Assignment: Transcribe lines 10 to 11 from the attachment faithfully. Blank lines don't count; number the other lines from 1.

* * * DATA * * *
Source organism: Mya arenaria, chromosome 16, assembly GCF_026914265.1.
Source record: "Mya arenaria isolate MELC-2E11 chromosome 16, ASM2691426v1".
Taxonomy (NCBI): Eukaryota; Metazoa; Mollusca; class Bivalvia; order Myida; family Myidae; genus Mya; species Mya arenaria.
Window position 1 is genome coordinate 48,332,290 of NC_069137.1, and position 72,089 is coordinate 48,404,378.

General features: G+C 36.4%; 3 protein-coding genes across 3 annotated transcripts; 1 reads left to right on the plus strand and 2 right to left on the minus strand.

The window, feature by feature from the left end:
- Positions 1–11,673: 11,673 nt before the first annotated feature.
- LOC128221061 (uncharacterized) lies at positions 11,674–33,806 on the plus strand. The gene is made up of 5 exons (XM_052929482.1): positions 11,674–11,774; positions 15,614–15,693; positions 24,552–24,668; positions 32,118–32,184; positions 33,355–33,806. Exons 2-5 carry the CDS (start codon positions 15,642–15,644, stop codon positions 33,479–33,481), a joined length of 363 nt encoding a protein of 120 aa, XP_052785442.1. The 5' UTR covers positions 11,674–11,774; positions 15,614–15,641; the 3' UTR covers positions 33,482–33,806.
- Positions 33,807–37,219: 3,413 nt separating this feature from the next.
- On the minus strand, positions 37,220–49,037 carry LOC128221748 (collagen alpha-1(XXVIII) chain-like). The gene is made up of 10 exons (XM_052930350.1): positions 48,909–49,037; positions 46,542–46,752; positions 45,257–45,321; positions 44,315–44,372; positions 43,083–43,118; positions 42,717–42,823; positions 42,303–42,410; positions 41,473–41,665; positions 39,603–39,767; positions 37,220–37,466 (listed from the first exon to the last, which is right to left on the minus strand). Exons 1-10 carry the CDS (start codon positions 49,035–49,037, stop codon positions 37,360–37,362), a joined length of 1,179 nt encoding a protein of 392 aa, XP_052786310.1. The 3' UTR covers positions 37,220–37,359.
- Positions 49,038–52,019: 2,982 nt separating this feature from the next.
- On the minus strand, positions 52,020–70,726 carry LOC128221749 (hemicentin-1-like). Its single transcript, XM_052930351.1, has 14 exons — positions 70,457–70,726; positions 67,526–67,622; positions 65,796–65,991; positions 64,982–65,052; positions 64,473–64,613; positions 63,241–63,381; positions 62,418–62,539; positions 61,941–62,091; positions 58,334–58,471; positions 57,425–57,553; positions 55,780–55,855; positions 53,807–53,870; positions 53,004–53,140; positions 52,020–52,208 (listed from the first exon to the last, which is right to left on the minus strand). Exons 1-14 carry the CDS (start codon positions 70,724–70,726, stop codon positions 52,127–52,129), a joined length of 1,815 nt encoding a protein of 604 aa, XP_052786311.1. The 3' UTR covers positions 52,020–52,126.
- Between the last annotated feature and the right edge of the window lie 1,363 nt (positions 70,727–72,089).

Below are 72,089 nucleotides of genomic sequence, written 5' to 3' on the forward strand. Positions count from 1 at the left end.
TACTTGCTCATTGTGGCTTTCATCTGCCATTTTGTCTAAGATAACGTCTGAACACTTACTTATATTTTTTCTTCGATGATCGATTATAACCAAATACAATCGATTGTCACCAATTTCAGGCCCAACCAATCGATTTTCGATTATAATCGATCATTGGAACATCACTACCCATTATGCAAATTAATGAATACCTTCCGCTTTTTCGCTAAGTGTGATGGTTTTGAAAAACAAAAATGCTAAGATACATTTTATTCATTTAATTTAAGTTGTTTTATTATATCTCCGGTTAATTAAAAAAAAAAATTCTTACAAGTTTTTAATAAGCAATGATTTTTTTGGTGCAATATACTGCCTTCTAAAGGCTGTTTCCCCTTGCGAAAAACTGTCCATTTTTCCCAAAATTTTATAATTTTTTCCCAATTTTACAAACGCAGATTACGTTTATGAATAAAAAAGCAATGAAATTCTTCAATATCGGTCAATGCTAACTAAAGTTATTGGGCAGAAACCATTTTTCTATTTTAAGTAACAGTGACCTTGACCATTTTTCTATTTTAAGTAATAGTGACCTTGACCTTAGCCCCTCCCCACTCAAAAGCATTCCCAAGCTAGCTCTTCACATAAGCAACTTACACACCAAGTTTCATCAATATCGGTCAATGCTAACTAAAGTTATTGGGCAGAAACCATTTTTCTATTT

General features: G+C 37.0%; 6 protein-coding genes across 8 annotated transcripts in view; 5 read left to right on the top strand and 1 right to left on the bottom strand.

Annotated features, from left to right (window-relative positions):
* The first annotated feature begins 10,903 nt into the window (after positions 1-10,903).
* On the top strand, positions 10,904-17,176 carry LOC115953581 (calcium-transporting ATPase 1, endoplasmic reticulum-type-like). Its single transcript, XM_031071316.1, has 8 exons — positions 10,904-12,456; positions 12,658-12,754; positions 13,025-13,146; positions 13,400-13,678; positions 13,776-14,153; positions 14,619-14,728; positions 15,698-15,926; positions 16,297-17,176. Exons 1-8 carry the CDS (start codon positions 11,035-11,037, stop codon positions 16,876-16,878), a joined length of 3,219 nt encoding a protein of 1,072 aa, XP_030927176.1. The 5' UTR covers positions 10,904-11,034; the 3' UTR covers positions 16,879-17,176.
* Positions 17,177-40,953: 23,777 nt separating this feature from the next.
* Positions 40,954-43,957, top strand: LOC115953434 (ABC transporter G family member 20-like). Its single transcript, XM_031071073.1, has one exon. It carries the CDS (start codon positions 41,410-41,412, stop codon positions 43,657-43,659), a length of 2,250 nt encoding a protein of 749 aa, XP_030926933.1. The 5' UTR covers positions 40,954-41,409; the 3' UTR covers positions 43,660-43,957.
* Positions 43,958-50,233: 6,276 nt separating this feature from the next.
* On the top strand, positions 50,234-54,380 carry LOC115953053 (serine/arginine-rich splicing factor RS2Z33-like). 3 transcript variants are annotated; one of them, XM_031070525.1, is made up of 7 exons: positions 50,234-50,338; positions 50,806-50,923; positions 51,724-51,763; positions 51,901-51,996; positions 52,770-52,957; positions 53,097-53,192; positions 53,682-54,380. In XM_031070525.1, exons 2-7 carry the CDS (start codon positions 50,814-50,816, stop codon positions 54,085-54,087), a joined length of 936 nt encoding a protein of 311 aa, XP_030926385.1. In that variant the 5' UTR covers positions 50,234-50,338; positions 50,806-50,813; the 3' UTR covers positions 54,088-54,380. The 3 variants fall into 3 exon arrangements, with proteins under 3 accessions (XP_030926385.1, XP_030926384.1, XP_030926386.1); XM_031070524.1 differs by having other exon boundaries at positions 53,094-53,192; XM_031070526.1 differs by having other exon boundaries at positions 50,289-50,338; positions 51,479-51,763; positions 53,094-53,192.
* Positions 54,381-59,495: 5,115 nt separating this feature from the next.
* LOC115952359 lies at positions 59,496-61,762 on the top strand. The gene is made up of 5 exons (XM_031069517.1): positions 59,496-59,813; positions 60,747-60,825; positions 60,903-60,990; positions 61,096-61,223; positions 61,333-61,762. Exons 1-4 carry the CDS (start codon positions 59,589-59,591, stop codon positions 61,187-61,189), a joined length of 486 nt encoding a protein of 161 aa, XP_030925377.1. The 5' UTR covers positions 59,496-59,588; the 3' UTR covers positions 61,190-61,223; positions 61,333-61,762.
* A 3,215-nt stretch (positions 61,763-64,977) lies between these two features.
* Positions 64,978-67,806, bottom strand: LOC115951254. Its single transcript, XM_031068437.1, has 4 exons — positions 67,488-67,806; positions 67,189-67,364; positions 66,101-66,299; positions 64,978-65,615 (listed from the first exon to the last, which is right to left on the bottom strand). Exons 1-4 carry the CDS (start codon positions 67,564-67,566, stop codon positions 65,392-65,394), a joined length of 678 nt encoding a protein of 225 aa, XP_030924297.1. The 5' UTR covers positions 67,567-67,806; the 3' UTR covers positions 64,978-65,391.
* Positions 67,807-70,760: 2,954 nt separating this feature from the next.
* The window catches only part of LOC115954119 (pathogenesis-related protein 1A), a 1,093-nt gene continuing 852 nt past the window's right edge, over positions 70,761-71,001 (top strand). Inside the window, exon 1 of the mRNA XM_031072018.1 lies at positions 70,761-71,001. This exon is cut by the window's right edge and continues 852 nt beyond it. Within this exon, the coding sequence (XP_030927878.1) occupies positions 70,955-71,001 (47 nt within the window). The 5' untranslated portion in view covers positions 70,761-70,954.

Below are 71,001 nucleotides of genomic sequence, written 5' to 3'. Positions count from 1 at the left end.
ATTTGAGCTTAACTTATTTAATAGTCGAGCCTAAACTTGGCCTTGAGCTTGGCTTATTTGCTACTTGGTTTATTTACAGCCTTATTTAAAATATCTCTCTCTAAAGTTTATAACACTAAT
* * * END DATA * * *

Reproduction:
- On the minus strand, positions 37,220–49,037 carry LOC128221748 (collagen alpha-1(XXVIII) chain-like). The gene is made up of 10 exons (XM_052930350.1): positions 48,909–49,037; positions 46,542–46,752; positions 45,257–45,321; positions 44,315–44,372; positions 43,083–43,118; positions 42,717–42,823; positions 42,303–42,410; positions 41,473–41,665; positions 39,603–39,767; positions 37,220–37,466 (listed from the first exon to the last, which is right to left on the minus strand). Exons 1-10 carry the CDS (start codon positions 49,035–49,037, stop codon positions 37,360–37,362), a joined length of 1,179 nt encoding a protein of 392 aa, XP_052786310.1. The 3' UTR covers positions 37,220–37,359.
- Positions 49,038–52,019: 2,982 nt separating this feature from the next.